Rare footage from the heart of Kyrgyzstan’s Tian Shan Mountains, a snow leopard conservation hotspot.
Help a Mongolian herder woman and snow leopard defender win a conservation prize for her important work.
She was first photographed by camera traps when she was still a cub, wore GPS tracking collars on two separate occasions and has successfully raised at least two litters of cubs: Dagina may be the world’s most comprehensibly studied wild snow leopard. At nine years old, she is still going strong, and contributing to cutting-edge science.
Long-time Snow Leopard Trust supporters Elizabeth Brill and Susan Anderson are embarking on the journey of a lifetime this fall: a trip to Snow Leopard Research camp in Mongolia’s South Gobi desert. Elizabeth has been kind enough to document their experiences for us. This is her first dispatch from Mongolia.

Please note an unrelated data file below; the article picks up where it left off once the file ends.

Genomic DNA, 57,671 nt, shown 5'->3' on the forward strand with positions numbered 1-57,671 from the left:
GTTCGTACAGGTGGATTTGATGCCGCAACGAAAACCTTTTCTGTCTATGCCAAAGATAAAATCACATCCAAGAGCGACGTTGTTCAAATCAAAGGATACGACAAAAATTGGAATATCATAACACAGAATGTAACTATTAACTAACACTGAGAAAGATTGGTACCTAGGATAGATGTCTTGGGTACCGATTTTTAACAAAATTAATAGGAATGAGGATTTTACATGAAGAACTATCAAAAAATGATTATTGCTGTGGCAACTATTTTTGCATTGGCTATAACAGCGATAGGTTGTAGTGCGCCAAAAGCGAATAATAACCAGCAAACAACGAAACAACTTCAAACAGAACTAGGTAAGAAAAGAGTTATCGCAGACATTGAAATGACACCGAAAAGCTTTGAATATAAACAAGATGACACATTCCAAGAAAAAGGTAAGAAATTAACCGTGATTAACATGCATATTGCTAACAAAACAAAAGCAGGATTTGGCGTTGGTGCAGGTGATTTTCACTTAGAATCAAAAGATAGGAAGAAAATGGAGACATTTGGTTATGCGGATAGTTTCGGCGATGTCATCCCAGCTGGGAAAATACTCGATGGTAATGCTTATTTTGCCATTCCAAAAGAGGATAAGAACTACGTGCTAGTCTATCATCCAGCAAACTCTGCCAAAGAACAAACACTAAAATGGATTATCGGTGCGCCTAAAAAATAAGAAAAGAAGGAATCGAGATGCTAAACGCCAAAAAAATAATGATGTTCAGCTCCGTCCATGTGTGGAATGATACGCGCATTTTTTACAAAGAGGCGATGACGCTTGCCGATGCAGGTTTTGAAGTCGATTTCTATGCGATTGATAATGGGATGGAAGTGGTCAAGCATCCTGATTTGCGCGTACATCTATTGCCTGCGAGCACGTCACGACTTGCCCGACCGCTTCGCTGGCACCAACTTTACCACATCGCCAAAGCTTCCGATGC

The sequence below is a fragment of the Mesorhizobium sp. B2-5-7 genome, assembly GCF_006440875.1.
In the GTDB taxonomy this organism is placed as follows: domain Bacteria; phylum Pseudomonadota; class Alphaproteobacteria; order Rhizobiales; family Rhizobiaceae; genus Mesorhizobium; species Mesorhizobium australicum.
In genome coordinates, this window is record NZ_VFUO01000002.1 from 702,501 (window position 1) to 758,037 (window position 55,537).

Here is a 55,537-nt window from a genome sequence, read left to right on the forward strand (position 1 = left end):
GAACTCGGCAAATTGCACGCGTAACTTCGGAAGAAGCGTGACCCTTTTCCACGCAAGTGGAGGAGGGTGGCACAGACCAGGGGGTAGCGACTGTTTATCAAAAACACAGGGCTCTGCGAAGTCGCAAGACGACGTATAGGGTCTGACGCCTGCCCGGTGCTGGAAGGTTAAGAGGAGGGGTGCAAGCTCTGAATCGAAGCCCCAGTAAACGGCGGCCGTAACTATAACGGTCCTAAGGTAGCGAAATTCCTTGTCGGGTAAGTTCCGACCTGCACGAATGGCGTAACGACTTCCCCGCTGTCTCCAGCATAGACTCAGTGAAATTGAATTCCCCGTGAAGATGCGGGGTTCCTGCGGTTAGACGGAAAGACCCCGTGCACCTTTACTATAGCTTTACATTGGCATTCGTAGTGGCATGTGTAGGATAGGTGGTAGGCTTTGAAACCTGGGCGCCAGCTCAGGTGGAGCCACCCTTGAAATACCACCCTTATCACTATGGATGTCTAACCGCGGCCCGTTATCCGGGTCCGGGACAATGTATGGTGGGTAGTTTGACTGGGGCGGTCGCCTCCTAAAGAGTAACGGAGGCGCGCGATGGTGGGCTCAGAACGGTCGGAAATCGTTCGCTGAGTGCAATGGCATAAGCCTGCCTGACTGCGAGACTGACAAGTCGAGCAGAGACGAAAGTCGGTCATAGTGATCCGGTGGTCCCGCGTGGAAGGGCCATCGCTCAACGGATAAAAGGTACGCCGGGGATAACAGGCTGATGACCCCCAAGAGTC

Supporters select Snow Leopard Trust as one of the 2018 Top-Rated Nonprofits using GreatNonprofits.
Eight local children attend first-ever Kyrgyz eco camp in Shamshy Wildlife Sanctuary, learning about nature and wildlife during a three-day adventure – and spotting an ibex the rangers had missed.
Ambitious GEF-financed project aims at conserving Pakistan’s snow leopard ecosystems and improve livelihoods of local communities.
Researchers capture camera trap photos of both snow leopards and common leopards during a population study in Pakistan’s Gilgit Baltistan province.
Snow Leopards, Ibexes and Goats to be tracked simultaneously with GPS Collars in Mongolia
Most big cats are territorial, with males commonly using larger home ranges than females. But what is driving the spatial behavior of these cats? A new study published in the journal Ecosphere compares spatial data from snow leopards and pumas to better understand what is governing their territorial behavior. Two factors stand out: abundance of prey and access to potential mates. However, the way they work together is not what researchers expected.